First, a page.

Sunday, May 6, 2012

BSU Geography Department at the State House

Read full report: Geography lost amid emphasis on other subjects:
Reporter Christine Lee, State House Correspondent for Channel 22 in Springfield, describes EarthView's most recent State House. Her excellent report features geography teachers and students from western Massachusetts who participate in the event each year.

Members of the Geography Department have been involved for more than a decade in state-wide efforts to expand and improve the teaching of geography in primary and secondary schools in Massachusetts. The EarthView program -- in addition to reaching 35,000 students directly in the past four years -- has helped to focus public and legislative attention on the problem.

Last Thursday, the EarthView team was in the State House for the fourth time, talking to legislators and the general public about the importance of teaching geography across the entire K-12 range and providing for the preparation of geography teachers. We encountered overwhelming support for SB 182, a bill that would create a commission to report to investigate the status of geography education in the Commonwealth. If the bill passes, such a report will be based on a series of public hearings and will be due at the end of the calendar year 2012.

Geography Department members taking part on Thursday included faculty, majors, minors, and alumni. Pictured (l-r) James Hayes-Bohanan, Lara Joyce, Brigitta Palmer-Hart, Kimberly Frisoli, Vernon Domingo, Natalie Regan-Lampert, and Diana Ramos. Not pictured: Nikki Sauber (photographer), Ed Donnelly, and Tim Pease.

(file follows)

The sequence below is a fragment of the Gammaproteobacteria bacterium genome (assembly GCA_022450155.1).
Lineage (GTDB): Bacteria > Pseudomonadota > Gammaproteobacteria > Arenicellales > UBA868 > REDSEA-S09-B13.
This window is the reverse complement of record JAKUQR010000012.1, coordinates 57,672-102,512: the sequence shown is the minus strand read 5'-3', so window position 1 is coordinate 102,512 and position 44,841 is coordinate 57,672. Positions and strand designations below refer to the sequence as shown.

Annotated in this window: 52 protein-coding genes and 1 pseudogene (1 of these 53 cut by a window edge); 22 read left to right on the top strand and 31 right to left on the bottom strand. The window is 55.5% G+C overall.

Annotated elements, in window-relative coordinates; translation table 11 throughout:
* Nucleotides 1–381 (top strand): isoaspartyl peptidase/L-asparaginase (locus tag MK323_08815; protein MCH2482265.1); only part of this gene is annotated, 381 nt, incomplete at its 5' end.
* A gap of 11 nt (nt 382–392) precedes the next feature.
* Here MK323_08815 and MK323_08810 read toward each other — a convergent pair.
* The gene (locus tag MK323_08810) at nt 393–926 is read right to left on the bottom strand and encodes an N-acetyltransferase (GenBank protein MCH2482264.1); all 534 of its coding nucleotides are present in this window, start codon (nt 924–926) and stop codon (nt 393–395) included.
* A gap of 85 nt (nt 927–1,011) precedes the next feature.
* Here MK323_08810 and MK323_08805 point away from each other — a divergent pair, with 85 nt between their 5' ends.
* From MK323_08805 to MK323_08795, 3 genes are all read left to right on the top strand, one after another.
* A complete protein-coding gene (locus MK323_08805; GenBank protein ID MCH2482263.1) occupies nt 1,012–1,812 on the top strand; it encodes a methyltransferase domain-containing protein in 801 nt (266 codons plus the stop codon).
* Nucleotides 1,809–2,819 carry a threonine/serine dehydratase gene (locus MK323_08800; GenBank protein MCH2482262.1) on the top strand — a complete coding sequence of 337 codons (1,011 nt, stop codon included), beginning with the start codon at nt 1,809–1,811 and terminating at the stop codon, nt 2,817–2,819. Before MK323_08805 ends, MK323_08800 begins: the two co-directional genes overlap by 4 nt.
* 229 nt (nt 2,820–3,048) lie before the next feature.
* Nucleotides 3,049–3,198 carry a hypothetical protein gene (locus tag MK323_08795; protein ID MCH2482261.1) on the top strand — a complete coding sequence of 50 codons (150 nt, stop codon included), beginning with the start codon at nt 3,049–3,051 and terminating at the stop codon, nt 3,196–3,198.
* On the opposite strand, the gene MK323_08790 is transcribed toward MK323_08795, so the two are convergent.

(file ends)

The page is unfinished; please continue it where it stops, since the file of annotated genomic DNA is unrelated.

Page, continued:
EarthView really does look good in Nurses Hall, which incidentally is home of the first monument to the women who served in the Civil War. Thanks to Ashley Costa for this photo taken during the EarthView visit in 2011. See the EarthView blog for more news and photos from the day.

Wednesday, May 2, 2012

There's a Mapp for That!

This semester Dr. Boellstorff invited faculty colleagues to share ideas for possible class projects with students in her GIS II class. This provided an opportunity to begin the process of re-modernizing the County Map Project I had begun in paper form more than 20 years ago, and had gradually moved online in the late 1990s.

This is a geographer's "life list" of places visited, in which I indicate every county I have been in. I eventually learned that the Extra Milers Club is a network of people doing the same thing, with each participant free to make up her or his own rules about what "counts" as a visit. My rules have been simple. If I am certain I have been in a county, I mark it in yellow; if I have lived there for a month or more, I mark it in blue, and I have applied the same rules at the state level in other countries.

For a while, I was able to help a few other hobbyists with some base maps and instructions I posted on my "about" page, but eventually the software involved became problematic, so I started to move the whole project to an official GIS platform. A series of hardware and software fiascoes ensued, and the project lie dormant for years, until GIS student Matt Scholtes decided to take up the baton.

The image above is a snapshot of Matt's project, in which he began coding my travels and also did some experimentation with queries that would compare the county counts along different proposed travel routes. We will be adding some of the files he created to my existing web site, and hope eventually to create a web-based service that will give users the ability to maintain their own maps online.

As I wrote last week, the Boston area is a major center for the development of mobile computing applications, so the possibilities for a county map app could be quite real. ESRI continues to provide new ways to bring data online, and citizen-based GIS platforms such as PeopleForms are pushing this field even faster.